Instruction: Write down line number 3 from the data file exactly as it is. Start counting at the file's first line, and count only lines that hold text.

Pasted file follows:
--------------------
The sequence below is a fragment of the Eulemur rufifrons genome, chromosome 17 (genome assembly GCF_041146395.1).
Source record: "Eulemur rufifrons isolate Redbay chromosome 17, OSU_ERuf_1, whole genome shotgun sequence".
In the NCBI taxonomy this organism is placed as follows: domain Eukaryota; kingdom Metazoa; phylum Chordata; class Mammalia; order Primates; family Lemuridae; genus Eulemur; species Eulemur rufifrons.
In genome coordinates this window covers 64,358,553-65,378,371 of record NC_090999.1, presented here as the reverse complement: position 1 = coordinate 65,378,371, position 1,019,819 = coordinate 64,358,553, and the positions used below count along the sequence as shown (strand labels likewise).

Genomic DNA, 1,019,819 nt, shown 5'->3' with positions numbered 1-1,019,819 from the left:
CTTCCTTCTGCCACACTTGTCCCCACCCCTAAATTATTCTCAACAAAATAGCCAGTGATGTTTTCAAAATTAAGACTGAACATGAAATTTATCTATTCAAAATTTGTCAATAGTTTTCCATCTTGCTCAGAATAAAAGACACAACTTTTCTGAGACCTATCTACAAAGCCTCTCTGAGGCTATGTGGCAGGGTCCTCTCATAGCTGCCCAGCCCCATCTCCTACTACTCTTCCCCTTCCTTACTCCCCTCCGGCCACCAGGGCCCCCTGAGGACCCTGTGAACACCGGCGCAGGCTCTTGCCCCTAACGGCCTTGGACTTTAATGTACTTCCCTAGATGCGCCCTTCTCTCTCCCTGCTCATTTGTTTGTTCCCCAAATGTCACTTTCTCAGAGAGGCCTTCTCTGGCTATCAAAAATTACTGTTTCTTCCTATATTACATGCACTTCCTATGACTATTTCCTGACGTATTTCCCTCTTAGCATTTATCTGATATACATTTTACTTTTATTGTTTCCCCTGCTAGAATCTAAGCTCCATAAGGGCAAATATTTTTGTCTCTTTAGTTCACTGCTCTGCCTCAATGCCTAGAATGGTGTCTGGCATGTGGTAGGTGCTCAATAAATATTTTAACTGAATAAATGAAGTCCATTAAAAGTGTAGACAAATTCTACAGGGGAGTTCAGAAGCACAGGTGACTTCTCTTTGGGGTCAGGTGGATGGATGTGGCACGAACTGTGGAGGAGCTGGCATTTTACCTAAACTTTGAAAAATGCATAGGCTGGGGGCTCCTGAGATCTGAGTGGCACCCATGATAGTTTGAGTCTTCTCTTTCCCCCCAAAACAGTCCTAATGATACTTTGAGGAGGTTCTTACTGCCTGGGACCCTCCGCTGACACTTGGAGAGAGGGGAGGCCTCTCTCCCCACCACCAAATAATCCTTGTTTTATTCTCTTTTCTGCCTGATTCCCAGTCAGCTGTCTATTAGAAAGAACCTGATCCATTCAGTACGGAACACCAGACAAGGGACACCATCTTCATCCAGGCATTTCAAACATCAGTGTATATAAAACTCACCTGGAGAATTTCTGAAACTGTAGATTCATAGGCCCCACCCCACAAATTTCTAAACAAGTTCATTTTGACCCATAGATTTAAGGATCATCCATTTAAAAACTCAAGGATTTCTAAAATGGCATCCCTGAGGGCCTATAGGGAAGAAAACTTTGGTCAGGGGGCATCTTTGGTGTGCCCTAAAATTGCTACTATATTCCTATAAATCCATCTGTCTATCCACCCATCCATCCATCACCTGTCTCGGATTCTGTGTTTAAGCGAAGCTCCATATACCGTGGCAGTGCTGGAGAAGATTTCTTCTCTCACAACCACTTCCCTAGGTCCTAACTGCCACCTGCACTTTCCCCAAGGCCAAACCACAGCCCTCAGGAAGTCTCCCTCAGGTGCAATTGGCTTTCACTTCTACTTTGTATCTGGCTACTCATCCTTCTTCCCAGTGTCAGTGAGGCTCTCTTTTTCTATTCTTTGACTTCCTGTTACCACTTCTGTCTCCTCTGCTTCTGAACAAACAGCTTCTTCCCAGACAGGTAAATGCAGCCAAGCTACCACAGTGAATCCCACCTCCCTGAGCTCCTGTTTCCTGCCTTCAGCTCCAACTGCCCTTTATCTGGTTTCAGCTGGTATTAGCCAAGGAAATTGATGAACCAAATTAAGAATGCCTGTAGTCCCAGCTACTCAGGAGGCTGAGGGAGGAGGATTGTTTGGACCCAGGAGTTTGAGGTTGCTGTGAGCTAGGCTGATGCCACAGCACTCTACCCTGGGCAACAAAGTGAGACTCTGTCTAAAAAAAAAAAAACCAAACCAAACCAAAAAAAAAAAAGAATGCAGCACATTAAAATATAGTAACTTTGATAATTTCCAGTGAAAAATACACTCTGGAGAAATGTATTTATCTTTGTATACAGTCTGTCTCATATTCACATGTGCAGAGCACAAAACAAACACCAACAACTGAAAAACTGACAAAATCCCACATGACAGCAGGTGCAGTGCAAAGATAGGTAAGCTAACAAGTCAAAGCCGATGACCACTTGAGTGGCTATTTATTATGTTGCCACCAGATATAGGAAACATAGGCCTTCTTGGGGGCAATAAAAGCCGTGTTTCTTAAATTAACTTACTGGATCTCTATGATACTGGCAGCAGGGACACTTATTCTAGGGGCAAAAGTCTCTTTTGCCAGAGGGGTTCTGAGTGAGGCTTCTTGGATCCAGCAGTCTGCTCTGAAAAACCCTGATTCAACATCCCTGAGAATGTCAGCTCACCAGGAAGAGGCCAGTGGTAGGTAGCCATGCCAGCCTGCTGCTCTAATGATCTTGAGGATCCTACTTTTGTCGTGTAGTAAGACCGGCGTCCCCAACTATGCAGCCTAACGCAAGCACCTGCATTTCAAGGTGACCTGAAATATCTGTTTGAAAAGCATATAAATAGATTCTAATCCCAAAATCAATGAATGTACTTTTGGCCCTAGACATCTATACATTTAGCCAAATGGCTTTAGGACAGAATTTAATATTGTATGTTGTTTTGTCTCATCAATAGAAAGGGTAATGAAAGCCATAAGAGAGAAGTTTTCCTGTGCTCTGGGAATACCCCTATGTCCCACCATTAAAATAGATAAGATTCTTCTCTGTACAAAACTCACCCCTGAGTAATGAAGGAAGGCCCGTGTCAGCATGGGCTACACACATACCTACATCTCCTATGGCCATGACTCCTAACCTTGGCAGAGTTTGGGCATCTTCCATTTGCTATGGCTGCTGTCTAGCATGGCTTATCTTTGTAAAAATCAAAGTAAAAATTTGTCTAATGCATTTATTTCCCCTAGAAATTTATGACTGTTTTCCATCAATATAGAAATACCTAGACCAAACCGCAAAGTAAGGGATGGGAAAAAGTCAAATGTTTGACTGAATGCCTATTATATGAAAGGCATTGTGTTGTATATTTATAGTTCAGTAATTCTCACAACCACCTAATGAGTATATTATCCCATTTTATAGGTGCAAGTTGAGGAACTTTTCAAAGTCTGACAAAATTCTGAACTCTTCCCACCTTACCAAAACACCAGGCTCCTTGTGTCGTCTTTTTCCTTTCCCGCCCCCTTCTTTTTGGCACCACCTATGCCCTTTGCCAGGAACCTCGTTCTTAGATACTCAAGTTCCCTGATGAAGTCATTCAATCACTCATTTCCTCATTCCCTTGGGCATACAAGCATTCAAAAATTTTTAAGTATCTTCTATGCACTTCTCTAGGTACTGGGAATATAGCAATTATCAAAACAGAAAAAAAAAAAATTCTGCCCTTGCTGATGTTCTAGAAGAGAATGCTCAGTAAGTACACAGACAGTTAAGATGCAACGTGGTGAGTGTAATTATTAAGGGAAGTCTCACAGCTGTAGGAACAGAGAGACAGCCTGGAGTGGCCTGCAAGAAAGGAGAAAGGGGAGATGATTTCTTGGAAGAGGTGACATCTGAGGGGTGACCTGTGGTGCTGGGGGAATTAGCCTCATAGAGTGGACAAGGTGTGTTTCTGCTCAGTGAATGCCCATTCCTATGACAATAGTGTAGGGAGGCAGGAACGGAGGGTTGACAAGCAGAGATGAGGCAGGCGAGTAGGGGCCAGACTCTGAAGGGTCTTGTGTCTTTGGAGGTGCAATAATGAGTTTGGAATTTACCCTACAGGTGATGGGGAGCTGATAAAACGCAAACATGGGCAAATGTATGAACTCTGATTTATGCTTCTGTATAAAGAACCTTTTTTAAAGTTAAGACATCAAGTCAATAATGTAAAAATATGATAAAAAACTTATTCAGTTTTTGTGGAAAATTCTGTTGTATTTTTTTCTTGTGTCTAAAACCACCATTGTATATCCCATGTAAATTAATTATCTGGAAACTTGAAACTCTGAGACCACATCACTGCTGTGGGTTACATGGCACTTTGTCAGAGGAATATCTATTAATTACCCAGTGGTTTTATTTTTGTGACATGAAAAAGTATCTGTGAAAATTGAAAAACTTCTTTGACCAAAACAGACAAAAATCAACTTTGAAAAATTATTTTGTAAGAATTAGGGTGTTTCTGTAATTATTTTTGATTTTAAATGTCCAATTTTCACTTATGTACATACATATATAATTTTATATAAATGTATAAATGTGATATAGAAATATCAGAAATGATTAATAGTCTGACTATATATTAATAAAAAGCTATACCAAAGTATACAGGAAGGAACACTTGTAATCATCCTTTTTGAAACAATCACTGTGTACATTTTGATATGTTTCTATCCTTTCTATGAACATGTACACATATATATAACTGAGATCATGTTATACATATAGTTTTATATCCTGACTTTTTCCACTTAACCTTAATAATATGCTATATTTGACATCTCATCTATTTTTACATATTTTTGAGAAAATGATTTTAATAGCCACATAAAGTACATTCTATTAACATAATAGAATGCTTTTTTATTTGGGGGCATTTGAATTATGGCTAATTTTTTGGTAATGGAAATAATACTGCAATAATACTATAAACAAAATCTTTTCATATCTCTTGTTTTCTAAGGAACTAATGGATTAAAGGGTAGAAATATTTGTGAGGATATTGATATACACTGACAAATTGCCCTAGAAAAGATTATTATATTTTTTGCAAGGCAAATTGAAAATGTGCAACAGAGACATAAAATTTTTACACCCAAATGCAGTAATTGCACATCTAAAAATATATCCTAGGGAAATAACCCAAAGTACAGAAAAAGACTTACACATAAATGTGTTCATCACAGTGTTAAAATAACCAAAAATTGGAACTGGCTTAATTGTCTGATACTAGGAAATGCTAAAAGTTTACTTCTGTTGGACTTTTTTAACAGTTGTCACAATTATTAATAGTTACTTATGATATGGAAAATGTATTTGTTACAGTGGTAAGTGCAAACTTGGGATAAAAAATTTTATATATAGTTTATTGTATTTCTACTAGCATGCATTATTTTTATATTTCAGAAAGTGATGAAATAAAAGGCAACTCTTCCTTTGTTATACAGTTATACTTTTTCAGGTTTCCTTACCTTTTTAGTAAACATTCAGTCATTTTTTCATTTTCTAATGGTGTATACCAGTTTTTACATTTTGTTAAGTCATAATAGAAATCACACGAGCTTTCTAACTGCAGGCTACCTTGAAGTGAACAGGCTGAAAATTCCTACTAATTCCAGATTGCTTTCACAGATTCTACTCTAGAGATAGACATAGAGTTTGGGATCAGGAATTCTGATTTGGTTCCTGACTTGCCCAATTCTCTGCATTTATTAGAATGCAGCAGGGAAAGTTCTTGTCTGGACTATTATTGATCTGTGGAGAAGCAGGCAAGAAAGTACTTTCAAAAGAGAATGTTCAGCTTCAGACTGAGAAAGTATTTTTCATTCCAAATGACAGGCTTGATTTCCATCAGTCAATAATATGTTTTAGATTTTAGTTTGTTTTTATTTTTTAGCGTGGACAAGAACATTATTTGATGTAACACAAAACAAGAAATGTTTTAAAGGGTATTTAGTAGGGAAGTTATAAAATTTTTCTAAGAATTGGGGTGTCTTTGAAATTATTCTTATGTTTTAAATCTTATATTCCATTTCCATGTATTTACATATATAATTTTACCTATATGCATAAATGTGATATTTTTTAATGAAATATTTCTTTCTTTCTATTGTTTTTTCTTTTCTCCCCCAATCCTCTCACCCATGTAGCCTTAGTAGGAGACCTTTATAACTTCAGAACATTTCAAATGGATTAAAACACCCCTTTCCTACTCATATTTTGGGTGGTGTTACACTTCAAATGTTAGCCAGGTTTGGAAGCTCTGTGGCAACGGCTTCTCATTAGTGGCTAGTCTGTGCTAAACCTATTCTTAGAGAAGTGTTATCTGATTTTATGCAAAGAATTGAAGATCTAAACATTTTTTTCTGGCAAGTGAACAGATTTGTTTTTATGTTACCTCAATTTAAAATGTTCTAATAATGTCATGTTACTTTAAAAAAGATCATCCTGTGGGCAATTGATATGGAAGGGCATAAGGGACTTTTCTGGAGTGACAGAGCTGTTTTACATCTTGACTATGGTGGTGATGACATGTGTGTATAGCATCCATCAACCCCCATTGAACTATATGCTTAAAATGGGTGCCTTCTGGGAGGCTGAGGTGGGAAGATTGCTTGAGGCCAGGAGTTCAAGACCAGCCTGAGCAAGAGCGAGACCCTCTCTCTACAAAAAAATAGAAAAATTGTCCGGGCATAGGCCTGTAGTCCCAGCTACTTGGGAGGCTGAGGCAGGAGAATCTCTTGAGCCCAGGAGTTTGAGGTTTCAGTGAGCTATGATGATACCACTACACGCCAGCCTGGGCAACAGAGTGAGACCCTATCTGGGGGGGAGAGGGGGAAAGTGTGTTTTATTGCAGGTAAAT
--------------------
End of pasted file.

In the NCBI taxonomy this organism is placed as follows: domain Eukaryota; kingdom Metazoa; phylum Chordata; class Mammalia; order Primates; family Lemuridae; genus Eulemur; species Eulemur rufifrons.